Corvallis daily gazette. (Corvallis, Benton County, Oregon) 1909-1909, May 07, 1909, Image 1

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    VOL. I. NO. 5
From Reveille to Taps the Day Bristles
With Interesting Features and Great
Crowds Enjoy the Evolutions on the
College Campus.
With bodies erect, eyes to the front,
and the flush of excitement mantling
every face, over 800 cadets of the Ore
gon Agricultural College faced the reg
ular army inspectors, Captain C. H.
Martin, Lieutenant J. M. Kelso and
Lieutenant R. B. Lister, of the United
States army this morning on the college
campus, and with the confidence borne
of practical training in the manual of
arms, went through the many intricate
military evolutions that the service re
quires with such precision of move
ment, exactness of position and instant
compliance to command as to excite
the admiration and elicit the applause
of the thousands of admiring spectators
as well as to the satisfaction of the im
partial and critical judges who were
viewing the inspection, not from an
outside standpoint, but from the stern
standard imposed by the United States
War Department..
Never in the history of OAC had
there been such a sight witnessed on
iiuimjiiNiAij KH.VJHJW, t'. A. C. CADETS
iJinjinjiTLmuinnnjtruTruuin uinhiuuinnnnjuuinrirmjiriruuinrui
the campus of the college as that pre
sented this morning, when the fifteen
companies of the four battalions lined
up for inspection and review, and as
the young men, the pride of Oregon
and the hope of the future of the state,
went through their intricate manual,
the, excitement became intense and
there was not a spectator who witness
ed the impressive scene but what voiced
the unanimous sentiment that the OAC
cadets could be favorably compared to
the best drilled regiments in the regu
lar army.
So perfect were the various military
evolutions and so soldierly the appear
ance and movements of the cadets that
many veterans of the Civil war, who
had learned tactics by long years of
stern experience and war's necessity,
were so' excited at the scene before
them that they could hardly be re
strained from falling into ranks and
going through the manual again. One
G. A. K. officer of high rank, who had
led an army of veteran fighters in the
met in terrible conflict, paid the high-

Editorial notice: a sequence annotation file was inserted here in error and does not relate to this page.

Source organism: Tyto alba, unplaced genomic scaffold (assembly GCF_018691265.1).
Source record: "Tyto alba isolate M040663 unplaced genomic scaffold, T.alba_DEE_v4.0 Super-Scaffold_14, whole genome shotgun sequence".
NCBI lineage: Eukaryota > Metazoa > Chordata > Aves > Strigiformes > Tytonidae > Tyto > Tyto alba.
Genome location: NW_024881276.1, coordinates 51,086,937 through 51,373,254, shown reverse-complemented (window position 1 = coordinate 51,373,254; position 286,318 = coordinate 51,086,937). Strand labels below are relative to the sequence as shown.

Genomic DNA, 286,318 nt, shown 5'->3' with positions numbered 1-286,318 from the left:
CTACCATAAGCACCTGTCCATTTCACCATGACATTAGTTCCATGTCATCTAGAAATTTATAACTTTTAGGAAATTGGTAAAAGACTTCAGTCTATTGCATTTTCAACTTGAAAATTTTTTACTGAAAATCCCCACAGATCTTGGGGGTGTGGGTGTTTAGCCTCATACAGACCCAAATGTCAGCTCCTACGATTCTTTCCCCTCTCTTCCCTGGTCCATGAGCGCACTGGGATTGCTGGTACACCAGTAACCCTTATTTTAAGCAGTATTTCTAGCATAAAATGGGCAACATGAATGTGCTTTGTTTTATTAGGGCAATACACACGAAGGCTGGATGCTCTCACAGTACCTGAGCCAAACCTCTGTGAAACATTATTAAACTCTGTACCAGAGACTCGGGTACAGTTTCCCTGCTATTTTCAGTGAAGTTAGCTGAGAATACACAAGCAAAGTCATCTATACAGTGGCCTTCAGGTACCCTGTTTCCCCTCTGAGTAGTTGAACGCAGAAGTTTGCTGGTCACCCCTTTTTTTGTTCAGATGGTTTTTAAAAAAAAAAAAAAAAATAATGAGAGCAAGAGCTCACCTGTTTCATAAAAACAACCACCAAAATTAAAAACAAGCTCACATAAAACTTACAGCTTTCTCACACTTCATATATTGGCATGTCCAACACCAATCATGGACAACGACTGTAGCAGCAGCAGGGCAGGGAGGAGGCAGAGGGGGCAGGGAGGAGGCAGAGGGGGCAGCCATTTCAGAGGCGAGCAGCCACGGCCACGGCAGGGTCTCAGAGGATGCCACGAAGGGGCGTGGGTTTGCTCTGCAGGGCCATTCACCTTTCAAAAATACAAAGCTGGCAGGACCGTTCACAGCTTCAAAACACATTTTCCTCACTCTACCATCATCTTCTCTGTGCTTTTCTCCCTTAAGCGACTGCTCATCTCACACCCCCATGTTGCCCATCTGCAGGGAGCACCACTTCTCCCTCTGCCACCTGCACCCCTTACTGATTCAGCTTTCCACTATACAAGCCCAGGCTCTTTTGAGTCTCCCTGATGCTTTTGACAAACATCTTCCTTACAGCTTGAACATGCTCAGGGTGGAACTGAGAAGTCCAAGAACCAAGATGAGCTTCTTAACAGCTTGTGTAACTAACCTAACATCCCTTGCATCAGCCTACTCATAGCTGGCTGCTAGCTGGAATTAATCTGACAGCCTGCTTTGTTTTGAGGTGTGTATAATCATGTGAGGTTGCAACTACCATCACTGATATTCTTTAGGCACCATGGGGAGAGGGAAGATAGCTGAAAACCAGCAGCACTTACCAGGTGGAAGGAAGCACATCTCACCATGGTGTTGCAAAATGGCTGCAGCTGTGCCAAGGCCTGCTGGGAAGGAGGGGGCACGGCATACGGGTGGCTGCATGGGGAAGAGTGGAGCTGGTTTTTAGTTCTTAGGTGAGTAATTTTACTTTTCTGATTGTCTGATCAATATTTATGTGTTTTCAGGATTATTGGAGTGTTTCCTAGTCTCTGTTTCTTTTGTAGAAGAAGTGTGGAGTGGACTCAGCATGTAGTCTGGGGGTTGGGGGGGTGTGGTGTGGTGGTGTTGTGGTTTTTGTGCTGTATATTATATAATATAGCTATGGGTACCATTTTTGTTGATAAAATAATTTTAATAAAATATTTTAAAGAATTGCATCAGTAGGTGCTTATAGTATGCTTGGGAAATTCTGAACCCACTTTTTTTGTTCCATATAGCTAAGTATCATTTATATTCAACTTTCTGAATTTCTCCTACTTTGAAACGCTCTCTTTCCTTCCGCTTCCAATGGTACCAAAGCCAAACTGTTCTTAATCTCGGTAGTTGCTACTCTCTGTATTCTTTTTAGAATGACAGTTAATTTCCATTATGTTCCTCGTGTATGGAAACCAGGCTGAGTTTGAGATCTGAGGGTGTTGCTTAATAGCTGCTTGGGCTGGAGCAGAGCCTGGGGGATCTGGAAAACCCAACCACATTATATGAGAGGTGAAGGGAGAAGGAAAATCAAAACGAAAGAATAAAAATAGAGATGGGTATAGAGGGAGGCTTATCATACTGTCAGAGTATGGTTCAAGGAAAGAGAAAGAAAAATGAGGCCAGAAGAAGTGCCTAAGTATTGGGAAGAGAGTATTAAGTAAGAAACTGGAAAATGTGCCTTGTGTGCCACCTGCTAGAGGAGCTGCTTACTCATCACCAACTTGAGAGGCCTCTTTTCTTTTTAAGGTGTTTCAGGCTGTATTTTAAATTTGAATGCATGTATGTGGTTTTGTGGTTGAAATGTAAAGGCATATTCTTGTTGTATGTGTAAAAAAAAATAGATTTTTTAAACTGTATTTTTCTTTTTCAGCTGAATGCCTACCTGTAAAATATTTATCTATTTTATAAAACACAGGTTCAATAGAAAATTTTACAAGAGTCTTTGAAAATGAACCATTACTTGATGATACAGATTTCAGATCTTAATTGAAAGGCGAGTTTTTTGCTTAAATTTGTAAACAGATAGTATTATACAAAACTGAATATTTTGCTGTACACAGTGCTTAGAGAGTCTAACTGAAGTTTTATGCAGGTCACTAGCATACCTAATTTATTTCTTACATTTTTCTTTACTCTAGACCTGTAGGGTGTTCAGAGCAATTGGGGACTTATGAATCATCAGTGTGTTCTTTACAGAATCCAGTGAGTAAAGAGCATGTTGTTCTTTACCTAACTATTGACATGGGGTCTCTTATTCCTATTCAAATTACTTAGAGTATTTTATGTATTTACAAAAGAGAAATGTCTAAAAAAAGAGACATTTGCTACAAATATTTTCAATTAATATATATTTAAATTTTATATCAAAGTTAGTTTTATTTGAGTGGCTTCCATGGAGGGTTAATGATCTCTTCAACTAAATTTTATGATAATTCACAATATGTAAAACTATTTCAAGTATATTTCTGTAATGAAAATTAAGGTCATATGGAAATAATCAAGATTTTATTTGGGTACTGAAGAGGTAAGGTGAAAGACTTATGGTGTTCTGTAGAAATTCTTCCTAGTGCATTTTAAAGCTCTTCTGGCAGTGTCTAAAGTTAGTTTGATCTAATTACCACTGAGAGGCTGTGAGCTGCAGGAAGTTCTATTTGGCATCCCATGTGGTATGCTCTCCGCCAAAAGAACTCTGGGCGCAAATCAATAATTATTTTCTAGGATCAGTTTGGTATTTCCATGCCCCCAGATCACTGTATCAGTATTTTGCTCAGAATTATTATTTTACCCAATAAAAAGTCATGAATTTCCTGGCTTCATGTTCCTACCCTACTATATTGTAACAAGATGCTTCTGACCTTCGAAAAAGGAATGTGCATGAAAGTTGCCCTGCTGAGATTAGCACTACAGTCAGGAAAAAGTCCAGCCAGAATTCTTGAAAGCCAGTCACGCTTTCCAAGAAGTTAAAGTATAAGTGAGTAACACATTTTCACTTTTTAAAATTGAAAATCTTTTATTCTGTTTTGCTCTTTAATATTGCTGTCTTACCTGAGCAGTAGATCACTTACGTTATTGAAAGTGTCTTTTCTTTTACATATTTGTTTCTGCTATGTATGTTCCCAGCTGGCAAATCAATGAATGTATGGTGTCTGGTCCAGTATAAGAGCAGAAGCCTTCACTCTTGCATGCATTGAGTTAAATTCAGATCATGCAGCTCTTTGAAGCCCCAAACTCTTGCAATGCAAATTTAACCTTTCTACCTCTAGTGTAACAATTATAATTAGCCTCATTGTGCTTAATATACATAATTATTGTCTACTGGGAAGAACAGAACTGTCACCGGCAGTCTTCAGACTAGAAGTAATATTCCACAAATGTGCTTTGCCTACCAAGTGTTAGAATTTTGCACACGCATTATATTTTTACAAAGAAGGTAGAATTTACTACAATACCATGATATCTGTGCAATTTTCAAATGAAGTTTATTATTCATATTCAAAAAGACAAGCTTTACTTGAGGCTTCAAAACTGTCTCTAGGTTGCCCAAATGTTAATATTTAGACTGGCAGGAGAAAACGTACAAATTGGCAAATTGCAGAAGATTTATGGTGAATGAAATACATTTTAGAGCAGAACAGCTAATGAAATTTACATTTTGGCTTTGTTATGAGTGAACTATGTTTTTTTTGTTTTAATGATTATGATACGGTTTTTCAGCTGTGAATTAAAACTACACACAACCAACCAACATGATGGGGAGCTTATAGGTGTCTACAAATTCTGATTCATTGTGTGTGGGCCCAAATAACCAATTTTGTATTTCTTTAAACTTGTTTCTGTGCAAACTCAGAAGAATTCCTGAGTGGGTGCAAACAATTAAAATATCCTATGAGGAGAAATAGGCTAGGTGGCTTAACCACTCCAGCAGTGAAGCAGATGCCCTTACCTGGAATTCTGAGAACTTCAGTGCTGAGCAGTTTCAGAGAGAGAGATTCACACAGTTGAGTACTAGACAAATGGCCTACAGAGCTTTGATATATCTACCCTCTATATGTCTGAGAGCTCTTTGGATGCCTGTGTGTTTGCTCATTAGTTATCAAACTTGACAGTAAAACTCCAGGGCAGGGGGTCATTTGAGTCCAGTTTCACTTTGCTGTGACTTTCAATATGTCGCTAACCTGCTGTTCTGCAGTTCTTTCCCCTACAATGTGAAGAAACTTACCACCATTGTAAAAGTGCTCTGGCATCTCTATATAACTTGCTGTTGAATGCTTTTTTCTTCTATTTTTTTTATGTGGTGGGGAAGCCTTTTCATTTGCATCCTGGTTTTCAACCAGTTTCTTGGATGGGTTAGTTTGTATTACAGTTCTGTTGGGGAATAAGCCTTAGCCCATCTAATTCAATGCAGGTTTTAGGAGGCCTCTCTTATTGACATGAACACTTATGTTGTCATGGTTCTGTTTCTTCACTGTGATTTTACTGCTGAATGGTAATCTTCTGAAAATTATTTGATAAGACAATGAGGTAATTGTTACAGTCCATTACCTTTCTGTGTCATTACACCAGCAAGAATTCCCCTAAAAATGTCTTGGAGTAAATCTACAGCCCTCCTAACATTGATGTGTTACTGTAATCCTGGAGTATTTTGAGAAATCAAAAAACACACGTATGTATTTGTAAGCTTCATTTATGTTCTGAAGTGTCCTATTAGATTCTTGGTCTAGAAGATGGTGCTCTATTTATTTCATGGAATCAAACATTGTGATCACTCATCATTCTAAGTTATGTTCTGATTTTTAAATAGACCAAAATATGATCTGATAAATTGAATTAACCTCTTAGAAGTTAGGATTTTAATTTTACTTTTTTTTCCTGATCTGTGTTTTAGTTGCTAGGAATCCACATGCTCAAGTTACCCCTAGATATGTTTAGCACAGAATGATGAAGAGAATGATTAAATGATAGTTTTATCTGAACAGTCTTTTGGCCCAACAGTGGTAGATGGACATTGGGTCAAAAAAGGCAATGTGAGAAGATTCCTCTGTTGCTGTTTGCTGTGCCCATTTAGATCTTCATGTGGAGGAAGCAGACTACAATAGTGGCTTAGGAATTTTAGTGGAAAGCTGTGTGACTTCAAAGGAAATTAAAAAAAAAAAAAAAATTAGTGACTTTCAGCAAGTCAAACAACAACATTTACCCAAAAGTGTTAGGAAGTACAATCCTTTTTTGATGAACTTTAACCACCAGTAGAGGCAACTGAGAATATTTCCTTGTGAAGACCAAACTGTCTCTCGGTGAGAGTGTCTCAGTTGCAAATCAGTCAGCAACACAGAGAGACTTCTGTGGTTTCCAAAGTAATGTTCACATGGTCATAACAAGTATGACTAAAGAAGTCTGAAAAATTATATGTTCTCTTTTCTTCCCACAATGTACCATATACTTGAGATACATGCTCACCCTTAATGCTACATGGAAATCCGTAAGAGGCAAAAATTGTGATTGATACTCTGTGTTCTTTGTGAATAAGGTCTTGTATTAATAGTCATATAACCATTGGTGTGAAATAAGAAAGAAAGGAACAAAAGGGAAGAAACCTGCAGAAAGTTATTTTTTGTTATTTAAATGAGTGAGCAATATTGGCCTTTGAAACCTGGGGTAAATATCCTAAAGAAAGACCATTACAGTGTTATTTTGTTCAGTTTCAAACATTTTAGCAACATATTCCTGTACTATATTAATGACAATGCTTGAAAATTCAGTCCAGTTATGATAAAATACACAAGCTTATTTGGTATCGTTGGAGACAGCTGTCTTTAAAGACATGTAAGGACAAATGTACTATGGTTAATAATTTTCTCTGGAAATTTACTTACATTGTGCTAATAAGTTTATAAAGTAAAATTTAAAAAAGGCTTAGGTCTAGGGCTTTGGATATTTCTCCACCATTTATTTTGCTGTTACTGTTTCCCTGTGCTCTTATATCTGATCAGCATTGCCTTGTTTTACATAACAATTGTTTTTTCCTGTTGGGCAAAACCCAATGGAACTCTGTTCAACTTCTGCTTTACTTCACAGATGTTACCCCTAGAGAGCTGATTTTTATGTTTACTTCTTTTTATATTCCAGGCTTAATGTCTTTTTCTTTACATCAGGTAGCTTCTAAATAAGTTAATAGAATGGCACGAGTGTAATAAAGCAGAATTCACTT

est possible tribute to the cadet corps,
by the outspoken statement that thej
men who passed in review before Granl
in '65, at the final mustering out
could not show a better front, a more
spection of the cadet regiment was
conducted by Captain Peter C. Harris,
of the General Staff U. S. A. War
Department, the accredited inspector of
military colleges throughout the nation.
J.his inspection and review was fnl.
luiiiiuii xuu review was 101-
compact line or a more perfect knowl-rl iowed by competitive drill of the var-
edge of military
of OAC. .11
Nature seemed to be in entire har
mony with the spirit of the gala day;
No more perfect weather could have
been' desired and when reveille rang
out this morning it found every cadet
ready for the call, and throughout the
long hours of intricate military evolu-r
tion the one idea that prevailed among
the entire student body was to reflect
the greatest credit by conduct and
obedience upon the college that has be-
come so important a factor in the de
velopment of the state of (3regon. i J
The official program of the day has.
thus far been carried out with an ex
actness that shows the advantage JS
military training and discipline.
oest educational institution in the state.
The invited guests of honor were
Governor F. W. Bens m, Attorney Gen
eral A. M. Crawford, State Treasurer
George A. Steel, State Superintendent
Sti tes Army.
The reception committee consisted of
Hon. end Mrs. Weatherford, President
and Mrs. Kerr,' Dr. and Mrs. Withy
cambo, Dean and Mrs. Cordley, Dean
days when the blue and the gray ha d Promptly at 8:45 this morning the in-
In anticipation of this wonderful epoch